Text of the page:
Imagine you’re sitting in the corner of a room all by yourself.
The storm and the pouring rain outside perfectly reflects how you’re feeling. Close by, a crowd of happy people laugh together with their friends. Your heart aches as you wonder why nobody wants you as a friend, nobody wants to hang out with you, no one even says hello.
Thoughts run through your head. “Did I do something wrong? Am I too boring? Do I say the wrong things? Am I annoying?
Why does nobody like me?”
For some people, it really might take imagination to put themselves in this situation. For many people, though, it’s all too familiar — because you’ve been there. You know what it feels like. You understand the pain. You get it.
Though surrounded by people, you often feel so alone.
I’m guessing that none of this is a surprise to you. It doesn’t surprise me either. Loneliness, frustration, sadness, these are just part of life in a fallen world, right? So why am I talking about it? Why not just accept this as a normal part of life?
Christian brothers and sisters, we can do better than this.
We are called to do better than this, expected to do better than this, commanded to do better than this. I’m not at all surprised that loneliness, frustration, and sadness exist in this broken world. But I am surprised that these things are so prevalent even among Christians.
No, my point is not to convince you into believing a prosperity gospel. I recognize that suffering is a part of the Christian life that we are called to endure faithfully as Christ did for us.
But I also realize that we as young people who profess faith in Christ must be doing something wrong when in our churches, youth groups, Christian universities, schools, or co-ops, and whatever other Christian circles you may be part of, other young people are practically dying on the inside because nobody seems to care about them.
The apostle Paul wrote this to the church in Ephesus:
“I therefore, a prisoner for the Lord, urge you to walk in a manner worthy of the calling to which you have been called, with all humility and gentleness, with patience, bearing with one another in love, eager to maintain the unity of the Spirit in the bond of peace. There is one body and one Spirit — just as you were called to the one hope that belongs to your call — one Lord, one faith, one baptism, one God and Father of all, who is over all and through all and in all” (Ephesians 4:1-6).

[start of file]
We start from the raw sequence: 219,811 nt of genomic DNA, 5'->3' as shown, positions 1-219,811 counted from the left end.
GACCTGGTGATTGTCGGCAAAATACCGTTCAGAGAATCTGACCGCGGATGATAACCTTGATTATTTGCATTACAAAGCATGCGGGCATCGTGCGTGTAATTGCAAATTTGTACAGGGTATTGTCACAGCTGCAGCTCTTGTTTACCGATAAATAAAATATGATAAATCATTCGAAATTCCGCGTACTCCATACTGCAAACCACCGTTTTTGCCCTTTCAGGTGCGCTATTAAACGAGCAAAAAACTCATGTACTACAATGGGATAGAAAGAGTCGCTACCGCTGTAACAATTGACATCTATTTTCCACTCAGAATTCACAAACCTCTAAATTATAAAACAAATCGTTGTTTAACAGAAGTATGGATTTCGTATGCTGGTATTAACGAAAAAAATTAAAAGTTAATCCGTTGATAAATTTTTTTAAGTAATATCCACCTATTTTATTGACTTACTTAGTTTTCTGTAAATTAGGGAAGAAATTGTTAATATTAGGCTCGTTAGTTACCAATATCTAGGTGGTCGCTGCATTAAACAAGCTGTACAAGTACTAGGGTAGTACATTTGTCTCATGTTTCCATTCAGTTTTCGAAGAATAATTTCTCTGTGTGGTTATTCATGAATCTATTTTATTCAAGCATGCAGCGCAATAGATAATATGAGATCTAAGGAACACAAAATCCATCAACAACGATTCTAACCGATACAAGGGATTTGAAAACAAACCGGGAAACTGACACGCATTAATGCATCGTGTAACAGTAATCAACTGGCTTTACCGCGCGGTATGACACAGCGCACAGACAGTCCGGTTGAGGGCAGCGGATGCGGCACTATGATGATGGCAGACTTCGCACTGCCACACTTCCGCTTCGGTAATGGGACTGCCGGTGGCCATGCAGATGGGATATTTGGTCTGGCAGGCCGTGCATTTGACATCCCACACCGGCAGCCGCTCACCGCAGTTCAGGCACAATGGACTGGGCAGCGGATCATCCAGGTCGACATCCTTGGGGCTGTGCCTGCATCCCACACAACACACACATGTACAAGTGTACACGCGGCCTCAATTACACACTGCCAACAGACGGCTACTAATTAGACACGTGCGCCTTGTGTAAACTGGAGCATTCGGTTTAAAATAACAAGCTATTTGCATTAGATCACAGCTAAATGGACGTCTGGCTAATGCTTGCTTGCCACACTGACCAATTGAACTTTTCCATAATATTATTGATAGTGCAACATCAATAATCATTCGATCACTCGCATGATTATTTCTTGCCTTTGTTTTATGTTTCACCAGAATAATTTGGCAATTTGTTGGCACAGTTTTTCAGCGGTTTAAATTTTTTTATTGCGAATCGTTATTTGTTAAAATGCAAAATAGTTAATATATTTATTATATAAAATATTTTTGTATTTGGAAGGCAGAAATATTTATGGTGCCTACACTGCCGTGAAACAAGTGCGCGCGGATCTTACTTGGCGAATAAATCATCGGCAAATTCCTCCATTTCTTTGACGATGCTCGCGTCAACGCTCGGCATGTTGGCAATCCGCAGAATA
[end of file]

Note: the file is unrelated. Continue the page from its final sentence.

And this to the church in Thessalonica:
“We ought always to give thanks to God for you, brothers, as is right, because your faith is growing abundantly, and the love of every one of you for one another is increasing” (1 Thessalonians 1:3).
And this to the church in Rome:
“May the God of endurance and encouragement grant you to live in such harmony with one another, in accord with Christ Jesus, that together you may with one voice glorify the God and Father of our Lord Jesus Christ. Therefore welcome one another as Christ has welcomed you, for the glory of God” (Romans 15:5-7).
And this to the church in Colossae:
“Put on then, as God’s chosen ones, holy and beloved, compassionate hearts, kindness, humility, meekness, and patience, bearing with one another and, if one has a complaint against another, forgiving each other; as the Lord has forgiven you, so you also must forgive. And above all these put on love, which binds everything together in perfect harmony. And let the peace of Christ rule in your hearts, to which indeed you were called in one body. And be thankful” (Colossians 3:12-15).
We, as Christians, are part of the body of Christ.
We are to be united by our common hope in the gospel. We have been saved by the grace, mercy, love, and compassion of God, and so we are called to show grace, mercy, love, and compassion to others, especially fellow believers.
How can we be united as the body of Christ if we are divided into our own little cliques?
How are we being imitators of Christ if we don’t even talk to anybody but our close friends?
So I urge you: strive to love each other, to have compassion, to genuinely care about other people.
Befriend the new kid. Sit by the person who’s sitting by himself. Talk to the girl or guy standing in the corner.
It might be hard to go sit down by a stranger (especially if you’re shy like me). It may be out of your comfort zone to walk up to someone you don’t know and start a conversation. Building friendships will take time and effort that you might prefer to spend on something else.
But you never know how big of an impact these little hard things might make in somebody else’s life.
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